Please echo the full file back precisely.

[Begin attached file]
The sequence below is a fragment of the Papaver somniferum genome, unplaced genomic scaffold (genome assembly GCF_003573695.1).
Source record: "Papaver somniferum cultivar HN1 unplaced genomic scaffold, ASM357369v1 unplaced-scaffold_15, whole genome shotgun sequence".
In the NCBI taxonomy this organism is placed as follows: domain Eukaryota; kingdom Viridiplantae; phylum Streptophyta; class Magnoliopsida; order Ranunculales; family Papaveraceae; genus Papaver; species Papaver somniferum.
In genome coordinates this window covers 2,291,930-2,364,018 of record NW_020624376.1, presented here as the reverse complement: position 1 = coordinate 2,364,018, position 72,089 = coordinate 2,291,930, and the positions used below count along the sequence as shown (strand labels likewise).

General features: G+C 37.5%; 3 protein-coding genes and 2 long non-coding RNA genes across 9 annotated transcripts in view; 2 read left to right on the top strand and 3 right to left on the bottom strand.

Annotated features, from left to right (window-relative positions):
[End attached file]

The sequence below is a fragment of the Papaver somniferum genome, unplaced genomic scaffold (genome assembly GCF_003573695.1).
Source record: "Papaver somniferum cultivar HN1 unplaced genomic scaffold, ASM357369v1 unplaced-scaffold_15, whole genome shotgun sequence".
In the NCBI taxonomy this organism is placed as follows: domain Eukaryota; kingdom Viridiplantae; phylum Streptophyta; class Magnoliopsida; order Ranunculales; family Papaveraceae; genus Papaver; species Papaver somniferum.
In genome coordinates this window covers 2,291,930-2,364,018 of record NW_020624376.1, presented here as the reverse complement: position 1 = coordinate 2,364,018, position 72,089 = coordinate 2,291,930, and the positions used below count along the sequence as shown (strand labels likewise).

General features: G+C 37.5%; 3 protein-coding genes and 2 long non-coding RNA genes across 9 annotated transcripts in view; 2 read left to right on the top strand and 3 right to left on the bottom strand.

Annotated features, from left to right (window-relative positions):